How Can Unfair Competition Affect Trademarks?

Khurana and Khurana, Advocates and IP Attorneys India

When in a market a lot of traders and businesses deal in the same group or category of products or items, then there arises the possibility of some misconduct, cheating or dishonest practices taking place as well. People start their businesses with the hope of gaining profit and with the greed to achieve success as quickly as possible, they often are seen engaged in unfair trade practices.  In the Brussels revision of the Paris Convention in 1900, unfair competition was mentioned for the first time.


Unfair competition generally means practices that are contrary to honest, good faith and ethical practices that businesses should follow. It involves deception, fraud, cheating and dishonesty. It is considered that it is the duty of the customers to act as judges and wisely choose which product they should buy and which one they should refrain from buying but in this economy where there are so many sellers, it is not an easy task. Dishonest Sellers often indulge in unfair practices where they infringe the trademark, copy the trade dress, use comparative advertisements and disclose trade secrets this creates a lot of confusion in the mind of the public and puzzled customers aren’t able to reasonably identify the good quality products and falls prey to unfairness. They aren’t able to distinguish between real and infringed goods which leads them to suffer from losses, health hazards and loss of trust in the company.


Unfair competition is not only disadvantageous for customers’ interests as it risks quality and safety assurance, but it is also very destructive to the company’s reputation and customer base. Customers usually rely on a company’s goodwill while buying goods from the market, and if the product quality of that deceptively similar good doesn’t match the expected quality, the customers lose their trust in the products and even though the goods are not produced by the original company, they still suffer from loss of customer base.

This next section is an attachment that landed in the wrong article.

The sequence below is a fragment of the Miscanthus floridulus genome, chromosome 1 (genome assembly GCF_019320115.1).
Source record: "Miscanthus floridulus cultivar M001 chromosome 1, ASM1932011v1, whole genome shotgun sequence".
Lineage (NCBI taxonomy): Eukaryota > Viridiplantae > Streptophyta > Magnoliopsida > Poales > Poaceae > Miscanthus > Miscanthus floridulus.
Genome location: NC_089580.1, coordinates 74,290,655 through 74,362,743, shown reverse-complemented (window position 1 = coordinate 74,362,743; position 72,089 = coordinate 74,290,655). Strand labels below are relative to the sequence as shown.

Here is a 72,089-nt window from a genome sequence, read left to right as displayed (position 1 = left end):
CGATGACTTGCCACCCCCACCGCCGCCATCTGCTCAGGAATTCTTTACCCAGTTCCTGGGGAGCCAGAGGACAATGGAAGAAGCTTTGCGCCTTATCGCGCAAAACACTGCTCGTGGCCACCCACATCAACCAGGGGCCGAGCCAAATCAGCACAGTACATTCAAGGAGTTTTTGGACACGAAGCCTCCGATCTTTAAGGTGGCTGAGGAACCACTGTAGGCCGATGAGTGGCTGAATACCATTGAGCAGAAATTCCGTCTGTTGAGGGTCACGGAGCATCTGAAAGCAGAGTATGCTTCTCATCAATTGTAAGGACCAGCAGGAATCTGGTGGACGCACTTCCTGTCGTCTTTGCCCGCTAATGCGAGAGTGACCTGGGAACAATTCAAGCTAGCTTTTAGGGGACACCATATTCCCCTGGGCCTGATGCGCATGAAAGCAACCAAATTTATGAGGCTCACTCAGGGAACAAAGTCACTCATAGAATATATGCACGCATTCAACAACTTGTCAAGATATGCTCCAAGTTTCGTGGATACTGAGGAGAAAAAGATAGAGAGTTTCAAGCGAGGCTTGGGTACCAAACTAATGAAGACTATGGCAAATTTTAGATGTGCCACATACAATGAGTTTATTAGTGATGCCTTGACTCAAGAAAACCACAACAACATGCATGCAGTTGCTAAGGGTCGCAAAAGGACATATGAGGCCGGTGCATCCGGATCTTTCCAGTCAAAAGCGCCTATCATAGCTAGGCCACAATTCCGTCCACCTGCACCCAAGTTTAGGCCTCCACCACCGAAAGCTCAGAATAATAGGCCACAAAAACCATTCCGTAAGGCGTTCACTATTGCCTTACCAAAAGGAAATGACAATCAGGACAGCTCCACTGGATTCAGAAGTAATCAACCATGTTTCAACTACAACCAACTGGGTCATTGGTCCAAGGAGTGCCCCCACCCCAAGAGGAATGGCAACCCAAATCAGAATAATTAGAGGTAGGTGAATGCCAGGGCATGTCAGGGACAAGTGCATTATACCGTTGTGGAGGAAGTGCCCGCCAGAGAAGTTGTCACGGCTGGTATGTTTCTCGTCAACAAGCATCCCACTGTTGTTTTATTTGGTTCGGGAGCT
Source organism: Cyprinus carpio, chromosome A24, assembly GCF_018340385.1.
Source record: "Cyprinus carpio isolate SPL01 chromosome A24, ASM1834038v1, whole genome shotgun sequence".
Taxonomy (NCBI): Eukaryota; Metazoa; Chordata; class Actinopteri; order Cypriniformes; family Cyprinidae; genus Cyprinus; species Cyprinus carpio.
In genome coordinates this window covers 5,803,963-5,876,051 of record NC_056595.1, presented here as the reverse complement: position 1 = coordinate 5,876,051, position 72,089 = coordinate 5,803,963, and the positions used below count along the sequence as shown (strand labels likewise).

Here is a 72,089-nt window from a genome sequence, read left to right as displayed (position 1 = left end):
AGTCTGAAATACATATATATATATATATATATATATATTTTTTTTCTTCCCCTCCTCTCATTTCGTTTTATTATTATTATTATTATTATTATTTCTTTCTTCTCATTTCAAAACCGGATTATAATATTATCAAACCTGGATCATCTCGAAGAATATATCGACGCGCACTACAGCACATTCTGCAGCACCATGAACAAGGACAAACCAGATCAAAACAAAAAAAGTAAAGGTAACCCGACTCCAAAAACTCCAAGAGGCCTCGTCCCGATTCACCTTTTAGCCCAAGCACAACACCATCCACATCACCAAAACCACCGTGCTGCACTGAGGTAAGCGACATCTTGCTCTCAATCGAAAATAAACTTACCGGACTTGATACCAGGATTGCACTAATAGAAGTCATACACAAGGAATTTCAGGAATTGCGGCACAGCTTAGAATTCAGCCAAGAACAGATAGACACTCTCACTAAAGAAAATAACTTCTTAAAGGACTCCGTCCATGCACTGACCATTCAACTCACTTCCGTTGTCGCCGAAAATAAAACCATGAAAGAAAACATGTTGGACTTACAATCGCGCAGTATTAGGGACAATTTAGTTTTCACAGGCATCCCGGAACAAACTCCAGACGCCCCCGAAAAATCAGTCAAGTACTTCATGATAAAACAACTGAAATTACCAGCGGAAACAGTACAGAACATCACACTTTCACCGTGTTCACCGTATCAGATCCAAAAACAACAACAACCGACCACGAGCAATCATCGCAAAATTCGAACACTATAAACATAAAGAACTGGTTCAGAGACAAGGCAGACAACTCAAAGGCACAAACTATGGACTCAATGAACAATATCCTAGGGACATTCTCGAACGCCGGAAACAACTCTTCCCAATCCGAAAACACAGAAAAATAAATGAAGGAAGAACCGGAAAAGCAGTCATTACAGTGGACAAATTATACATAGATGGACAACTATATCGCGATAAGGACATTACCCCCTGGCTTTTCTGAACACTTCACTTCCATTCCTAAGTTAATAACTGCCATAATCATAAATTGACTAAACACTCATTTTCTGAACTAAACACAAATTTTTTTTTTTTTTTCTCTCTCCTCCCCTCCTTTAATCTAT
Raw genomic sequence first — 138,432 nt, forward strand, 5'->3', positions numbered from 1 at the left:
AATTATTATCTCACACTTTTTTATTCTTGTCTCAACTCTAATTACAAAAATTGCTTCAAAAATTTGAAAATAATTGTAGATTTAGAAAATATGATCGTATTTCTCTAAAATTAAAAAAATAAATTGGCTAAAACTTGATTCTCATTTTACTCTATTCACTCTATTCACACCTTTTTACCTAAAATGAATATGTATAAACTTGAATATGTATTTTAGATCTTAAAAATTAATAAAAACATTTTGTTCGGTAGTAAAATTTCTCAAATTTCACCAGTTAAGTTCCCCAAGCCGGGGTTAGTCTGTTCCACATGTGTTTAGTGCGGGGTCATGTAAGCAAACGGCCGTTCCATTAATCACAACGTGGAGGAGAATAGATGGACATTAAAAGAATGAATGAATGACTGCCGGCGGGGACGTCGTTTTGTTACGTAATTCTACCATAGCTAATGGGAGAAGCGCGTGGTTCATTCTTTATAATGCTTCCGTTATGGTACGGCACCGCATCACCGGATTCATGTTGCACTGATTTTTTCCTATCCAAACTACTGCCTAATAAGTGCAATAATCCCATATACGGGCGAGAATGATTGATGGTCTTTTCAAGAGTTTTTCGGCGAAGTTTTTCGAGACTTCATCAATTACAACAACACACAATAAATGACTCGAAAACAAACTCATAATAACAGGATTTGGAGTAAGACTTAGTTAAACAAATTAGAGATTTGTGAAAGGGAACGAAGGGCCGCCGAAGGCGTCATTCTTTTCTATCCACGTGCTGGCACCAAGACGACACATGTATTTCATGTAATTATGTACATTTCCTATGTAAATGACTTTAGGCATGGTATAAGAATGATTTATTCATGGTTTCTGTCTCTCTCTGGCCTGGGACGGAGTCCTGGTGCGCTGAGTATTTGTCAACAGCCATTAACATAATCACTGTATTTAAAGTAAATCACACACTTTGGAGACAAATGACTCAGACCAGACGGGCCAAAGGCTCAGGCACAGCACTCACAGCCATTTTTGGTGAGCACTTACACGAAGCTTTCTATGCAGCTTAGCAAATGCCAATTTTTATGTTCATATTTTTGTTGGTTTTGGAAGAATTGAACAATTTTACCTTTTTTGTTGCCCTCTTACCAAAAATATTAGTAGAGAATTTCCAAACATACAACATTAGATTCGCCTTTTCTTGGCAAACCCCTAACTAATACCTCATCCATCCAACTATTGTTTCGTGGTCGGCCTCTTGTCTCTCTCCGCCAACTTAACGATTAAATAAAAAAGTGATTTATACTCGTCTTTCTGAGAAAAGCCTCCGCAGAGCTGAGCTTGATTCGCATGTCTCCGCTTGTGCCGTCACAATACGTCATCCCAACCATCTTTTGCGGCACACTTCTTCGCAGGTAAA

Trademark is an IPR that helps to protect any mark that can be represented graphically and can distinguish goods and services from one another. Trademarks can be any logo, symbol, shape etc. The trademark is a very useful IPR especially in the industrial sector as it helps to distinguish one brand from another, therefore helping in promoting the product, increasing goodwill of the company and creating a brand value and sense of safety in the mind of consumers. Trademark is a very essential IPR to protect the work of one company and stop another from infringing their trademark and violating their hard work.


It is important that Trademark remains protected and safeguarded but it can be infringed by various unfair competitive practices.


Unfair competition infringing Trademark


  • Comparative/ Misleading Advertisement- Advertisements play a very influential role when it comes to attracting customers to buy the company’s product. Where these advertisements are used to attract customers, they can also be used to ruin the image of their competitors’ products or mislead the general public. Companies mislead customers through the way of advertisements where they falsely claim that their products have something that the other products don’t and they are better than others or try to claim that the other product is of low quality and lowers the reputation of the product in the market. In the second case, they either directly use the brand name or photo of the product or indirectly try to indicate a particular product or use blur shots or similar packaging products as their competitors. The most recent example of a misleading advertisement is in which Patanjali claimed that their product Coronil is a cure for corona, it was declared to be a misleading advertisement. Another example is Dove where Dove claimed that their product is soft on the skin and doesn’t harm it, unlike its competitors who use toxins in their product, it is an example of comparative advertisements.


  • Discloser of Trade Secrets- Trade secrets are also part of a business’s key to success as they make them distinct and unique from other products. Be it Maggi’s masala secret or Coca-Cola’s secret recipe, the unique flavour separates them from everyone else. Companies usually sign a non-disclosure agreement with their employees that prohibits them from disclosing any secretive information about the company but a lot of times, the competitors try to break the code and know the secret. Violation of a Non-Disclosure Agreement happens when the employees leak the secret in exchange for money or the company tries unethical means to know about the secret. Article 39(2) of the TRIPS Agreement states that non-disclosure agreements should be protected against the disclosure of trade secrets. 


  • Disparagement- Competitors use tactics where they try to defame or discredit the competitors. Here the aim is not the product but the owner or some key personnel of the company. Companies issue untruthful aspersions about competitors that harm their reputation and eventually harm the goodwill of the company. The competitors try to lower the image of their competitors in the minds of the general public so that they can lose their trust in the company and will not buy their goods.